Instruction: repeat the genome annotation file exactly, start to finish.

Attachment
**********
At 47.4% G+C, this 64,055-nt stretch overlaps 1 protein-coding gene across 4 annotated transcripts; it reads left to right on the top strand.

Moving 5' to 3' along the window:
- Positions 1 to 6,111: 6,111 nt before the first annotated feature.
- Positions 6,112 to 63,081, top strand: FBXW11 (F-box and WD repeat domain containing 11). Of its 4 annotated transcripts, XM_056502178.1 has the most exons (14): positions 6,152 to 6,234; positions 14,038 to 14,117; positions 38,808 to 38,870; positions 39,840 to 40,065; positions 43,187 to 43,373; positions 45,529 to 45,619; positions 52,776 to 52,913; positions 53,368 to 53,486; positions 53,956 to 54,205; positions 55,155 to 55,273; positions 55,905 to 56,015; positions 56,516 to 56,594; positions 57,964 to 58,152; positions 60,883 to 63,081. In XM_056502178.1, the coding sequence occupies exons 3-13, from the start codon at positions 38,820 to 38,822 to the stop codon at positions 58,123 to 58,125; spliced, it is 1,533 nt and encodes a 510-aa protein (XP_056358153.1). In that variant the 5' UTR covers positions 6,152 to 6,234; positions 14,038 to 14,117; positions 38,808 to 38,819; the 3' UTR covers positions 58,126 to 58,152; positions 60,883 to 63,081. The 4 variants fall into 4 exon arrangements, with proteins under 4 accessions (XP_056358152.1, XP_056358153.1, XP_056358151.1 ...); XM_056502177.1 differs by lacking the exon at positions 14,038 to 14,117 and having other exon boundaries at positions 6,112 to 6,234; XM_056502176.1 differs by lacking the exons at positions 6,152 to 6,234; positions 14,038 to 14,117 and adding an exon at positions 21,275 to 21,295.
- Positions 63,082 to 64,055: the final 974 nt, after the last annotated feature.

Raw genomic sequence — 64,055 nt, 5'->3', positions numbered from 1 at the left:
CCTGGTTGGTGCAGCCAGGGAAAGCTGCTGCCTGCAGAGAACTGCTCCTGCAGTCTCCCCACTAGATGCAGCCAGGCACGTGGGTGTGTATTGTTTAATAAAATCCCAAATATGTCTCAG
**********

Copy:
At 47.4% G+C, this 64,055-nt stretch overlaps 1 protein-coding gene across 4 annotated transcripts; it reads left to right on the top strand.

Moving 5' to 3' along the window:
- Positions 1 to 6,111: 6,111 nt before the first annotated feature.
- Positions 6,112 to 63,081, top strand: FBXW11 (F-box and WD repeat domain containing 11). Of its 4 annotated transcripts, XM_056502178.1 has the most exons (14): positions 6,152 to 6,234; positions 14,038 to 14,117; positions 38,808 to 38,870; positions 39,840 to 40,065; positions 43,187 to 43,373; positions 45,529 to 45,619; positions 52,776 to 52,913; positions 53,368 to 53,486; positions 53,956 to 54,205; positions 55,155 to 55,273; positions 55,905 to 56,015; positions 56,516 to 56,594; positions 57,964 to 58,152; positions 60,883 to 63,081. In XM_056502178.1, the coding sequence occupies exons 3-13, from the start codon at positions 38,820 to 38,822 to the stop codon at positions 58,123 to 58,125; spliced, it is 1,533 nt and encodes a 510-aa protein (XP_056358153.1). In that variant the 5' UTR covers positions 6,152 to 6,234; positions 14,038 to 14,117; positions 38,808 to 38,819; the 3' UTR covers positions 58,126 to 58,152; positions 60,883 to 63,081. The 4 variants fall into 4 exon arrangements, with proteins under 4 accessions (XP_056358152.1, XP_056358153.1, XP_056358151.1 ...); XM_056502177.1 differs by lacking the exon at positions 14,038 to 14,117 and having other exon boundaries at positions 6,112 to 6,234; XM_056502176.1 differs by lacking the exons at positions 6,152 to 6,234; positions 14,038 to 14,117 and adding an exon at positions 21,275 to 21,295.
- Positions 63,082 to 64,055: the final 974 nt, after the last annotated feature.

Raw genomic sequence — 64,055 nt, 5'->3', positions numbered from 1 at the left:
CCTGGTTGGTGCAGCCAGGGAAAGCTGCTGCCTGCAGAGAACTGCTCCTGCAGTCTCCCCACTAGATGCAGCCAGGCACGTGGGTGTGTATTGTTTAATAAAATCCCAAATATGTCTCAG